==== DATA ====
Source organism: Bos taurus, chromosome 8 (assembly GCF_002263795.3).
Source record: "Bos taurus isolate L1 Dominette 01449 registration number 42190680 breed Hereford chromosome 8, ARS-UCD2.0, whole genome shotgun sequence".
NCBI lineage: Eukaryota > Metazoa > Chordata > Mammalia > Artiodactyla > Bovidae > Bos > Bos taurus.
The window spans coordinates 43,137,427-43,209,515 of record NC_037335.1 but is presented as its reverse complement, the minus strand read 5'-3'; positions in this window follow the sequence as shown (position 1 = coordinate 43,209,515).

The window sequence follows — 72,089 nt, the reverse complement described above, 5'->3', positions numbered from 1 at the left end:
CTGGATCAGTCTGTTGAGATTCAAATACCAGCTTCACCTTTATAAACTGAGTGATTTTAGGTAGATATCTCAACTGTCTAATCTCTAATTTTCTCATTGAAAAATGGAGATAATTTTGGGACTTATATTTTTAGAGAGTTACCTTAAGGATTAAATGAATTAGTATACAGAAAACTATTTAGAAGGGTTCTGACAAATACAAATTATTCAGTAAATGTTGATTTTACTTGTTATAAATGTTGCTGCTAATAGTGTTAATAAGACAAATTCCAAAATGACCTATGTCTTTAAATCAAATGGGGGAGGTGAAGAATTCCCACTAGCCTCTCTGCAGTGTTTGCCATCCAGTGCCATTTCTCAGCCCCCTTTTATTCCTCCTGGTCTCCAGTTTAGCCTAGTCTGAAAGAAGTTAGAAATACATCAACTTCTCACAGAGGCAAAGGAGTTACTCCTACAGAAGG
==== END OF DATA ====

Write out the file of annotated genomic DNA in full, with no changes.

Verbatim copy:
Source organism: Bos taurus, chromosome 8 (assembly GCF_002263795.3).
Source record: "Bos taurus isolate L1 Dominette 01449 registration number 42190680 breed Hereford chromosome 8, ARS-UCD2.0, whole genome shotgun sequence".
NCBI lineage: Eukaryota > Metazoa > Chordata > Mammalia > Artiodactyla > Bovidae > Bos > Bos taurus.
The window spans coordinates 43,137,427-43,209,515 of record NC_037335.1 but is presented as its reverse complement, the minus strand read 5'-3'; positions in this window follow the sequence as shown (position 1 = coordinate 43,209,515).

The window sequence follows — 72,089 nt, the reverse complement described above, 5'->3', positions numbered from 1 at the left end:
CTGGATCAGTCTGTTGAGATTCAAATACCAGCTTCACCTTTATAAACTGAGTGATTTTAGGTAGATATCTCAACTGTCTAATCTCTAATTTTCTCATTGAAAAATGGAGATAATTTTGGGACTTATATTTTTAGAGAGTTACCTTAAGGATTAAATGAATTAGTATACAGAAAACTATTTAGAAGGGTTCTGACAAATACAAATTATTCAGTAAATGTTGATTTTACTTGTTATAAATGTTGCTGCTAATAGTGTTAATAAGACAAATTCCAAAATGACCTATGTCTTTAAATCAAATGGGGGAGGTGAAGAATTCCCACTAGCCTCTCTGCAGTGTTTGCCATCCAGTGCCATTTCTCAGCCCCCTTTTATTCCTCCTGGTCTCCAGTTTAGCCTAGTCTGAAAGAAGTTAGAAATACATCAACTTCTCACAGAGGCAAAGGAGTTACTCCTACAGAAGG